I was saddened to learn of the death of the complementary medicine practitioner Jan de Vries on Tuesday – one of the loveliest gentlemen I’ve ever had the pleasure to meet and to interview.
I’d known Jan since the 1990s – always smiling, he had a strong, distinctive and instantly recognisable Dutch accent and was a regular guest on my lunchtime radio show a number ofyears ago. Jan de Vries was one of the kindest, most generous people on earth, always offering his wisdom and help.
He called himself a ‘natureopath’ and strangely, I’d been thinking about him earlier this week, unaware that he’d been ill, when I caught a little bit of Woman’s Hour on Radio 4 and an interview with an expert food forager called Fiona Byrd.
She scours the country collecting food from the wild.
Jan was also passionate about nature’s bounty, particularly the beneficial and healing powers of plants.
Years ago when I was small, my dad would take me on early Sunday morning walks across fields where we would pick wild mushrooms and bring them home to mum who’d cook them for breakfast.
I’m not sure I would be confident enough now to pick wild mushrooms by myself and without my dad’s experienced eye, though I’ve always wanted to do one of those autumn foraging walks where experts teach you what’s good to eat and what to steer clear of.
And who hasn’t picked ripe blackberries on hedges in September and October? I’ve even found some wild garlic recently and added that to a salad with great results.
But my own autumnal search is usually for plump sloe berries which I use to make the winter supply of sloe gin, a warming and sweet concoction that takes about three months or more to mature but is well worth the wait and helps get through those cold winter nights when you sit by the fireside enjoying a nip or two.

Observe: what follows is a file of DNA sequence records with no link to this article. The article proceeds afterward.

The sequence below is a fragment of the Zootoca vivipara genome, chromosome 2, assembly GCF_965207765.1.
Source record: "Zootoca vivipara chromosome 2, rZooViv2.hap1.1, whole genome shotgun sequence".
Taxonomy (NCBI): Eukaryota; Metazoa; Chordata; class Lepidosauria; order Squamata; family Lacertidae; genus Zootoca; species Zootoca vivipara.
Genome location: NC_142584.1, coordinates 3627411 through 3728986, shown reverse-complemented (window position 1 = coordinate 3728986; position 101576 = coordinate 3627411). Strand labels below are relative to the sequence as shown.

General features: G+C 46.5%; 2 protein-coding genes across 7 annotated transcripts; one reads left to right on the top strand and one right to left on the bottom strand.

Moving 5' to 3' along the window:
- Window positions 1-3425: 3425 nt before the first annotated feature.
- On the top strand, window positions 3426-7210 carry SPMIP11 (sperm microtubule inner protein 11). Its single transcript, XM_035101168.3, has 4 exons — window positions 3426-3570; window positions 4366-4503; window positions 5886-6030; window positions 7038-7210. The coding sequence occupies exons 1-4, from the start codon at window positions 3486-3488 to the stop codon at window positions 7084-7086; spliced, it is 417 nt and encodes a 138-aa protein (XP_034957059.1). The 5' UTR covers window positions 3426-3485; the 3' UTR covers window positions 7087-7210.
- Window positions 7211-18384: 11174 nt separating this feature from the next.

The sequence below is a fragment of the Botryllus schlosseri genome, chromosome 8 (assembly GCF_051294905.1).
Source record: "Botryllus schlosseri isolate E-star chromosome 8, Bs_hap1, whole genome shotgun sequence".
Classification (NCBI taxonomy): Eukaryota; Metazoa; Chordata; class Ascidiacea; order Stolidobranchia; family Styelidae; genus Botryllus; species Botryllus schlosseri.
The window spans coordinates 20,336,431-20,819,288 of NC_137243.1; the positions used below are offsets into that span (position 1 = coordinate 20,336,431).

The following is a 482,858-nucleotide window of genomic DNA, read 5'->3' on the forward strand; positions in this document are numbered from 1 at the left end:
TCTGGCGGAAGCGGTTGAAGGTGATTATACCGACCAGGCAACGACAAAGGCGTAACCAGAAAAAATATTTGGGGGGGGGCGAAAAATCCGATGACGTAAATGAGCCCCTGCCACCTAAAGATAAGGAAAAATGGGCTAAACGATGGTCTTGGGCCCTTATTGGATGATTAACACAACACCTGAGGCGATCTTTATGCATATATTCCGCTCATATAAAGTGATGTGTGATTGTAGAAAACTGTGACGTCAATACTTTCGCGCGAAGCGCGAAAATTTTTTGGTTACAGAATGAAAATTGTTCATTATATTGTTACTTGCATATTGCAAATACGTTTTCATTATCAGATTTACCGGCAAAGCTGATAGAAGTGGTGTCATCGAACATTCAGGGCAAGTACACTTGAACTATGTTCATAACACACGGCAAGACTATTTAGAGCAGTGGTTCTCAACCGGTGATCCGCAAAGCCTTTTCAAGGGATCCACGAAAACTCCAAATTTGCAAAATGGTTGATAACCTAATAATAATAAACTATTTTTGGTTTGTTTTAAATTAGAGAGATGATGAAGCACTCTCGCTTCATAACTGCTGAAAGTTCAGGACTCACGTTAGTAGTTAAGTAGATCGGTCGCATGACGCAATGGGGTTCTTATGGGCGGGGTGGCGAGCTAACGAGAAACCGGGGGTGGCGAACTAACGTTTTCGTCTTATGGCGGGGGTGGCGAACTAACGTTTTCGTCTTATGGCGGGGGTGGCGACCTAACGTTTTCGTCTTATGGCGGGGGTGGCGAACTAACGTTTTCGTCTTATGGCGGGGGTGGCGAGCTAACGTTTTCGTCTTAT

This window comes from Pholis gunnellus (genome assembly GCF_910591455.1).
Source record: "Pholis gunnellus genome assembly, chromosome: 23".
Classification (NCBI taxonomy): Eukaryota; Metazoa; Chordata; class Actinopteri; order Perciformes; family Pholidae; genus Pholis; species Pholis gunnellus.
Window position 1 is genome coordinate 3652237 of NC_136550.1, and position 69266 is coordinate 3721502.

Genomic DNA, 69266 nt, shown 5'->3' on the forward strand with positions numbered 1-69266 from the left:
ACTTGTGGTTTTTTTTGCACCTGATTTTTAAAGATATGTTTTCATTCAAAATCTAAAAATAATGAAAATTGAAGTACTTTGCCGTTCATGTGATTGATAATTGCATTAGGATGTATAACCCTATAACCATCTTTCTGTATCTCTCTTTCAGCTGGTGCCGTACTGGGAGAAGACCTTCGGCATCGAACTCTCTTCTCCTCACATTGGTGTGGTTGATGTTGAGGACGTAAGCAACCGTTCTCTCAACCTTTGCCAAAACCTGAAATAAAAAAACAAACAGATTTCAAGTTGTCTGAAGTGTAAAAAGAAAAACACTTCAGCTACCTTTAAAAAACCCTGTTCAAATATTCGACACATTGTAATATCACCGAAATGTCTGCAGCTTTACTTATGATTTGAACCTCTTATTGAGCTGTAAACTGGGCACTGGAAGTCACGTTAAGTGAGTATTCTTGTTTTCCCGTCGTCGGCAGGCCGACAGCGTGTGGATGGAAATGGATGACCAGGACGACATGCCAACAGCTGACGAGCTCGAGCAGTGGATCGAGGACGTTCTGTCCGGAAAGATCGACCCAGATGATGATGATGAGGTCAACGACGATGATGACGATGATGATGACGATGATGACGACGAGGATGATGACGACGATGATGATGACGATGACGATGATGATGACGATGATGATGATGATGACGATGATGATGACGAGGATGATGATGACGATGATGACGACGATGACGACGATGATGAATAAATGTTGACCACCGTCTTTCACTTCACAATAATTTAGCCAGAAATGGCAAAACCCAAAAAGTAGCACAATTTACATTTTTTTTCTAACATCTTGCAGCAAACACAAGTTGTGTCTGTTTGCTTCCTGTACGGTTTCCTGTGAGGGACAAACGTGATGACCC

Back to seaweed – which according to Woman’s Hour is very in vogue at the moment and can now be bought dried in most nationwide supermarket chains.
There are about 10,000 species of seaweed around the United Kingdom’s shores and just as the Japanese have known of its benefits for centuries, so have people on this island.
Carageen moss is one seaweed which has made its way from the traditional family kitchens of Ireland and on to the elite menus of restaurants like Myrtle Allen’s Ballymaloe House, where Carageen pudding is served both as a breakfast dish and as an after dinner dessert.
And we have a marmite relationship with dulse – we either love or hate the strange tasting, salty stuff. I foraged for seaweed only once, when I’d run out of well-rotted manure to plant my spuds in.
I had read in a book by Dr Alfred Vogel, Jan de Vries’ famous mentor, that seaweed is one of the most beneficial things a gardener can add to the soil – it fertilises, improves and regenerates it, particularly exhausted, sick soil.
In one of Jan’s many books he includes this quote by Alfred Vogel: “Life is like good garden soil. It brings forth nothing if we do not sow and water and care for it.”
No one understood that more than Jan. And by the way, the homegrown spuds that year were fantastic.